We definitely do not need “Women in Blockchain” panel discussions. Instead we need to have at least one female entrepreneur /investor/ developer/ reporter on every panel discussion. I have already encouraged numerous event organizers to follow these proposed guidelines and please join me promoting a “one female on every panel” vision. As a female CEO I try to be as visible as possible. In fact, both Propy co-founders are female and we regularly participate and speak at various blockchain events. I welcome face-to-face interviews, like the recently interview I did with the BBC. It was a great opportunity for women to see a female — a “real-life example” — talking about the blockchain. Girls and women who are new to the industry need role-models : they need to see that women are already working in blockchain and to have the inner feeling “Yes, I can do that!” or “ I know it’s possible”. And it is possible. It’s good to see new laws coming into effect ensure that the employers and the Boards of Directors are engaged in a fair hiring process, meaning, avoiding any discriminatory practices. I hope the equal pay issue will be tackled next.
I had the pleasure to interview Natalia Karayaneva, the Founder of Propy
Thank you so much for doing this with us! Can you share with us the story of how you decided to pursue this career path? What lessons can others learn from your story?
Sure, it’s my pleasure. I got introduced to this fascinating technology when I moved to Silicon Valley in 2015. My main expertise is in real estate, where I worked as a real estate developer for over 12 years, but I’m also a software developer. I witnessed how difficult a purchase of a new home can be. The same applies to foreign investors who are willing to invest in overseas properties. Combing my experience with educations, I knew I could solve the “real estate puzzle”, using automation.
My entrepreneurial nature has always been there — I started my first business at 19 (software company), so it felt natural to tackle this issues with a new business venture. Hence, Propy was born. The most important lesson for the blockchain sector: “Never sleep, read and test everyday. What was popular and hyped yesterday has a different light today; what had worked via proof-of-work yesterday today works as a proof-of-stake.” The space is new and evolving, the players haven’t had time and chance to prove themselves which unfortunately has lead to numerous cases of unethical behavior which brings me to the second lesson learn: “Do not trust people even if you’re building a trustless community.” My suggestion is to execute your work first and then post your work details; this this way of thinking has brought best out of our company. When it comes to my career in entrepreneurship, the most important lessons I’ve learned in my almost two-decades-long career are:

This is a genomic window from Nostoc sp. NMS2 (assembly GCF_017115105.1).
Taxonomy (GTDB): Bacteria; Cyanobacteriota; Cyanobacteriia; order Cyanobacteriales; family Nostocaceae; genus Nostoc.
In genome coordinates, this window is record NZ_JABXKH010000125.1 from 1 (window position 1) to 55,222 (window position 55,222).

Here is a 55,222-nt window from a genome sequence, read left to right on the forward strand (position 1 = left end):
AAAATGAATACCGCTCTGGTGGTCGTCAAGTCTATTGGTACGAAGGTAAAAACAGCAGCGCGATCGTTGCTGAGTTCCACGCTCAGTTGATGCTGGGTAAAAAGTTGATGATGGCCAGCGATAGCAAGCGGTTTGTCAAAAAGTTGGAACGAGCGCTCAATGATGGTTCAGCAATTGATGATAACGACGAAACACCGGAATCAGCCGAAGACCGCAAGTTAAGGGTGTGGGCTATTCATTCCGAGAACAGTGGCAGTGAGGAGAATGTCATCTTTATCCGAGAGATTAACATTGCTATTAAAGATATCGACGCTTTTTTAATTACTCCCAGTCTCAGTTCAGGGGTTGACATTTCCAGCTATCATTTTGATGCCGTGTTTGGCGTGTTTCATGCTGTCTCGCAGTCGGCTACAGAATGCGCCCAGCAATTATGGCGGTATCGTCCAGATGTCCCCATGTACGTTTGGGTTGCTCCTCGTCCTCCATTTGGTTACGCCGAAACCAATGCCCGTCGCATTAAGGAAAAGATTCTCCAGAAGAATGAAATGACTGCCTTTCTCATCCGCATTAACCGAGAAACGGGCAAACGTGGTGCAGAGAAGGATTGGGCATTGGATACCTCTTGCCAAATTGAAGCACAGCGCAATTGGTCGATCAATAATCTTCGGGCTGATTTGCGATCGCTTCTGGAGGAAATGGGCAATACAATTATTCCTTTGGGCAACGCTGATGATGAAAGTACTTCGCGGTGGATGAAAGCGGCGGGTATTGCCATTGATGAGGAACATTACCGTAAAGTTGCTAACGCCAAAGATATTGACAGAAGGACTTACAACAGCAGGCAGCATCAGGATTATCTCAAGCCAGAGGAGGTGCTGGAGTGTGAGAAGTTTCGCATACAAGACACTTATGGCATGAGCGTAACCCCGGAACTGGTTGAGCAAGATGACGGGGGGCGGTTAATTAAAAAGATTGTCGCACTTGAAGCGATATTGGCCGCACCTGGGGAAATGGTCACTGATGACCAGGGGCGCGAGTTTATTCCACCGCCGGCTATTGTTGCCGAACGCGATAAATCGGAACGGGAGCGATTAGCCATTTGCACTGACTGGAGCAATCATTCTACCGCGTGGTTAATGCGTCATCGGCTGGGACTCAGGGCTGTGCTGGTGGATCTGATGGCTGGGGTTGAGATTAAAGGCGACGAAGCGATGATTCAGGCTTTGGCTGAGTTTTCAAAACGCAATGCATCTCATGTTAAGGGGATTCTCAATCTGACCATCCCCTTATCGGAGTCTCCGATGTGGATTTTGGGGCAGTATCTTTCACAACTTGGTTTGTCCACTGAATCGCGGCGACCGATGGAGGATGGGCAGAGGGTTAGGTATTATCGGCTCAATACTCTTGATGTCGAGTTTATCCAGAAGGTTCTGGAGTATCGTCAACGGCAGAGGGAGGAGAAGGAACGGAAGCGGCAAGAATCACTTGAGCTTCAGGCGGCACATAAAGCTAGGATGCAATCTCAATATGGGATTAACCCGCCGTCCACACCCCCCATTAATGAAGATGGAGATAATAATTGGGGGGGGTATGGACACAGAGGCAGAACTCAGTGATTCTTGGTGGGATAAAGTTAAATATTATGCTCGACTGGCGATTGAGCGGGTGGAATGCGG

- Make your team to believe that there are no impossible things. You should remind this to your team every day even for the smallest tasks if necessary.
- If a goal/task doesn’t move any further, take a deep breath and wait.
- Most of entrepreneurs including myself are extremely hardworking and need to find the energy to push themselves and their teams. I’ve learned and I am still learning to be patient, executing step by step. Patience is one of the most important traits in the crypotspace: a smooth adoption while the infrastructure matures is very essential.
Can you tell me about the most interesting projects you are working on now?
Things are moving pretty fast at Propy. We’re responsible for the first ever blockchain real estate sales in the US and Europe. We’re having more and more listings all over the world every day and match more people to their dream houses and new home. The ultimate goal is to allow users to acquire homes online with just a couple clicks.
Latest interesting projects :
- Pilot programs we launched in Vermont are getting traction and moving to the next stage.
- Tokenization of real estate (STOs)
- Title Mining protocol for underserved communities in developing countries to digitize their land ownership.
None of us are able to achieve success without some help along the way. Is there a particular person who you are grateful towards who helped get you to where you are? Can you share a story about that?